A social media policy for employees sets a clear line on what and who are allowed to post on behalf of your practice.
Having a social media presence benefits a mental health practice. Your current or future patients are already searching for you, so being active in social media allows you to curate how your practice appears online. But, who gets access, and what are they allowed to post? In a group practice, it’s important to implement a social media policy for employees. Doing so will ensure everyone is on the same page, and your practice shines online.
Who accesses social media in your practice?
One of the most important reasons to implement a social media policy for employees is to ensure your practitioners are all on the same page. One clinician may feel comfortable engaging with their clients online, while another may feel averse to seeing a client’s social media posts. In a group environment, each clinician – all with individualized opinions on social media usage – represents the practice. An enforced policy shows a unified front to any potential or current clients.
In a group practice, it can be difficult to determine who needs access to the practice’s social media accounts. Will all practitioners be able to post or reply online? Is just one person in charge of social media? Also, who reviews the posts for metrics and to ensure they are appropriate?
Only your practice can determine how many people should have access. Some will find just one person should curate a social media presence, while others believe multiple “voices” works for their practice. If you’re unsure of what approach to take, try both out for a month at a time, and measure the response to determine which works best.
Regardless of the route your practice chooses, it is wise to review social posting and analytics as a group. All practitioners should feel comfortable with the posts coming from the account, and have an opportunity to share opinions on ways to boost marketing metrics.
To post or not to post? Include these specifics in your social media policy for employees.
There’s a big difference between how a small retail store approaches social media posting and how a mental health group practice does. For example, the store may utilize social media to advertise sales or showcase customer testimonials. Mental health practices, on the other hand, may use social media for branding – boosting a positive social image. Unlike a retail store, it would be considered unethical for mental health clinicians to endorse testimonials on social media accounts.
Your social media policy for employees needs to explicitly state not to respond to reviews or testimonials of any kind on the practice page. In fact, a disclaimer should be put on your practice’s social media sites – and also those where reviews may come in that you do not manage, such as Yelp – to indicate you are not soliciting testimonials, and you do not endorse the posting of them, either.
The American Psychological Association’s Ethics Code states (in Standard 5.05) that soliciting testimonials is unethical: “Psychologists do not solicit testimonials from current therapy clients/patients or other persons who because of their particular circumstances are vulnerable to undue influence.” Similarly, the National Association of Social Workers addresses testimonials in section 4.07 of their Code of Ethics: “Social workers should not engage in uninvited solicitation of potential clients who, because of their circumstances, are vulnerable to undue influence, manipulation, or coercion.” Their statement on soliciting testimonials matches the sentiment of APA’s.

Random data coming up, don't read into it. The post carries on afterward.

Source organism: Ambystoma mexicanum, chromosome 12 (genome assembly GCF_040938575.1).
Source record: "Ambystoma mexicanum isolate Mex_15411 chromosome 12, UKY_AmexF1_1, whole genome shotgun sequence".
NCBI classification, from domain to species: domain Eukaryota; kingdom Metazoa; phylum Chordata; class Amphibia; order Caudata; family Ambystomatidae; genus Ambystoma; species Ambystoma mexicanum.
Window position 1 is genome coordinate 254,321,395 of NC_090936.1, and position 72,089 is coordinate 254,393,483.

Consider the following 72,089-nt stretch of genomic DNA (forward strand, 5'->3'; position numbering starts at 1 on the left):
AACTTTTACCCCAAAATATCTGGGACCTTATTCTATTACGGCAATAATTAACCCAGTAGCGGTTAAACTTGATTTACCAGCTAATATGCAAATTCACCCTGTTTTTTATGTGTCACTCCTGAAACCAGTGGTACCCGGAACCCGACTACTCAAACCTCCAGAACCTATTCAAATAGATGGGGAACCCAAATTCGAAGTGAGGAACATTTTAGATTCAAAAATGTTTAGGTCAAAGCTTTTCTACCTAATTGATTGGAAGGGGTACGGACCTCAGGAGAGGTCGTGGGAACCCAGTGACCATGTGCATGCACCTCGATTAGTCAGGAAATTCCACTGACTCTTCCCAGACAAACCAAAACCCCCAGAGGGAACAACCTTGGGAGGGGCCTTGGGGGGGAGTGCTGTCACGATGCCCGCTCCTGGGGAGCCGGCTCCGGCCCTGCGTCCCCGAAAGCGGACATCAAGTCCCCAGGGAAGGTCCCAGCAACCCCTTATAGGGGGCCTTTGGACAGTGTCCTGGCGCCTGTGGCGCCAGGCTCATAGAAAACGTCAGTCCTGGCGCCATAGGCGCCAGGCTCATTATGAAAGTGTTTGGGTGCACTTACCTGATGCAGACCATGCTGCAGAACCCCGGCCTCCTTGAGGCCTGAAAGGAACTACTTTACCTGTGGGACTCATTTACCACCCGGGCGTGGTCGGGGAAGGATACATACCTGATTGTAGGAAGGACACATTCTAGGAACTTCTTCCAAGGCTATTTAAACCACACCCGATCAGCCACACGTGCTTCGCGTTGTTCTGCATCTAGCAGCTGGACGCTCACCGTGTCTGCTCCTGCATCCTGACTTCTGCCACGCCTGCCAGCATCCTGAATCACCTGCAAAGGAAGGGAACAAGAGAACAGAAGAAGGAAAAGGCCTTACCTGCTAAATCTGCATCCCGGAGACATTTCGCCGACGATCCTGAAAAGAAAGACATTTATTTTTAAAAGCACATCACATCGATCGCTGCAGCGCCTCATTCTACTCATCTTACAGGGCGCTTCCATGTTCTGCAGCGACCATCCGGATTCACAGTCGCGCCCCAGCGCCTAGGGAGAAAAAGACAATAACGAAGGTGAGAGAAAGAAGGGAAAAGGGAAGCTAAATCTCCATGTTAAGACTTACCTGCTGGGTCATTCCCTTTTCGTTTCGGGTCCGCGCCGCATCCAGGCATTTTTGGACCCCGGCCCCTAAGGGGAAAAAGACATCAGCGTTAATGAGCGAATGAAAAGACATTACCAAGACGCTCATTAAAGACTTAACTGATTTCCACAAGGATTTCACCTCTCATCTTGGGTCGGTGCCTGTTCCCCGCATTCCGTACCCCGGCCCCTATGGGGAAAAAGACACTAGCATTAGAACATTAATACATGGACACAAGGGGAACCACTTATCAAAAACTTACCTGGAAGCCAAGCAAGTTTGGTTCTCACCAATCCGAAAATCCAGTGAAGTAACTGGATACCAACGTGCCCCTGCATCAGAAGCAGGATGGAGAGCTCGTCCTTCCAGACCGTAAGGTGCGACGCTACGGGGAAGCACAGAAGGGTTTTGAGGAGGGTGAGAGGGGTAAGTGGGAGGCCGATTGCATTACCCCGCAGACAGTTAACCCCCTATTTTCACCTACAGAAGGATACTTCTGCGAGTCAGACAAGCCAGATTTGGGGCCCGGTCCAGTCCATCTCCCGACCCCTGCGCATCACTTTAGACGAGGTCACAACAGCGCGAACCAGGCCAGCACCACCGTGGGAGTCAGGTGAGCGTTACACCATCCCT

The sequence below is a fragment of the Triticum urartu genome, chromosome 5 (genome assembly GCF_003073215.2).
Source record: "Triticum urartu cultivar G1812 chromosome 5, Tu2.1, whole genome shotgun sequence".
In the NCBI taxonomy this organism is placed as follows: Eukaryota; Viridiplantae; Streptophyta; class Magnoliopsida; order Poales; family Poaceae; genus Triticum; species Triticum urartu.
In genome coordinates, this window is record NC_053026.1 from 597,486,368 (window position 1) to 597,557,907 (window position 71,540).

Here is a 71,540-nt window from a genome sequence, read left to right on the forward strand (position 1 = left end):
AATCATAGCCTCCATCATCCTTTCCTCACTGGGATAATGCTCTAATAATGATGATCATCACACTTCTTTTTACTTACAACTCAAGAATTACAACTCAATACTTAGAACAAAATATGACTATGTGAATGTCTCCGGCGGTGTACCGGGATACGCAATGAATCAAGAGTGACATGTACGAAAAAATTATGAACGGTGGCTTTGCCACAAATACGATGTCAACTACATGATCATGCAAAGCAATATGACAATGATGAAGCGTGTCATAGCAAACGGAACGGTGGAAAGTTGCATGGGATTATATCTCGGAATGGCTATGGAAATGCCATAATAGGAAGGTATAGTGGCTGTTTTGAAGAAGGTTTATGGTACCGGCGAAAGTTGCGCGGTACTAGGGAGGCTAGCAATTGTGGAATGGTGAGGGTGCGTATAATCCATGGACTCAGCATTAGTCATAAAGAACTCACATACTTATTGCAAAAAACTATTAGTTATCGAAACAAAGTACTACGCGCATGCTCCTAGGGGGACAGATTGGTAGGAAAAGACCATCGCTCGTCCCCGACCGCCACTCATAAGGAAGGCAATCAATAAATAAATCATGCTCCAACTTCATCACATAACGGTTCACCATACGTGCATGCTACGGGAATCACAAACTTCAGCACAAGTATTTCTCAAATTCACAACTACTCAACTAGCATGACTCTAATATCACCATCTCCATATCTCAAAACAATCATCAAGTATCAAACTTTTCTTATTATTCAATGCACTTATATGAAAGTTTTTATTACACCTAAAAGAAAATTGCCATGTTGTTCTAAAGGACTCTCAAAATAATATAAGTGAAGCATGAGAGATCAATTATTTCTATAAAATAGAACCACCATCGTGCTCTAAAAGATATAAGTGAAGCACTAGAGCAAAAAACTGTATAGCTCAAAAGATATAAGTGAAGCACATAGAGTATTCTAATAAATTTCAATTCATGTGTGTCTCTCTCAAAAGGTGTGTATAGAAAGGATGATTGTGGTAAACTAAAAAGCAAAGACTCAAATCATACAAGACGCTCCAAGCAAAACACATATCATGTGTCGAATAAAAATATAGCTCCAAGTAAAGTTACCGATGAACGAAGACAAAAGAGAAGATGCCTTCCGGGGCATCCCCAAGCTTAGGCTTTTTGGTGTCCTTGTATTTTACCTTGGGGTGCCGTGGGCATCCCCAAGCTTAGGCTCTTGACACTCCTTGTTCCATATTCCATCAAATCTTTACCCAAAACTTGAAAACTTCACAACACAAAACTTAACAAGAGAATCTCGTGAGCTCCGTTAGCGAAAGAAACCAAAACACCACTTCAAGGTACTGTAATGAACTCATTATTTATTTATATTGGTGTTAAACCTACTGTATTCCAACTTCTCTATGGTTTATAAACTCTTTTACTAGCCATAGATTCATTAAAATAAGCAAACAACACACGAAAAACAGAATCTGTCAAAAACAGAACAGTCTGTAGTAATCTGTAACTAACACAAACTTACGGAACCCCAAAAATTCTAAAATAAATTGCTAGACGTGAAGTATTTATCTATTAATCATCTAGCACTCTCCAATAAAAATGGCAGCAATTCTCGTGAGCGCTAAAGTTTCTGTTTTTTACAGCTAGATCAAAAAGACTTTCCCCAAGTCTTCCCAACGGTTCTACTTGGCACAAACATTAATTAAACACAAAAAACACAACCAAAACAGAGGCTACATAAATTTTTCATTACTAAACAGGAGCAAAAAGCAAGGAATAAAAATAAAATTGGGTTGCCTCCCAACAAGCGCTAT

Testimonials aren’t the only type of posts that shake the ethics barrier. One of the most important requirements to include in your social media policy for employees is never to post anything related to clients. Even anything implied is considered unethical.
Instead, keep your social media presence light and inspirational. Share motivational quotes, affirmations, meditations, videos on mindfulness, or clips with links to any blog content you’ve written. Remember that social media moves very quickly, so republish your old blog content regularly.
Warn your staff to watch out for copyrighted materials. If you find value in someone else’s content, ask them for permission to share it with your social network. If they agree, give them credit, too.
Social media is not the place for therapeutic advice. All practitioners must agree not to engage in any conversation using the practice accounts that is therapeutic in nature or could be implied as being therapeutic.
Don’t intermingle the practice social media accounts with any personal social media accounts. For example, your practice will have a Facebook page, not a profile. It should not be linked to any of the mental health clinicians personal profiles.
Consider adding to your social media policy for employees that practitioners should not “like” or “follow” the practice’s social media accounts. Doing so will make it easier for current or future clients to find the personal accounts of your staff.
Similarly, anyone with access to the practice’s social media accounts must agree not to store passwords or stay logged in. It’s easy to accidentally stay logged in, on a phone, for example, and accidentally post something personal on a professional page. To completely avoid that from happening, your staff should log in and out without automated password storing.
At SimplePractice, we understand the importance of secure online transactions so you can feel confident when you upload images, documents and any other type of file in your client records. The same goes for any financial transactions. Are you ready to take your group practice to the next level? Try SimplePractice for free for 30 days. You’ll wish you started sooner.
Do you have a social media policy for employees of your group practice? What would you recommend? Let us know in the comments.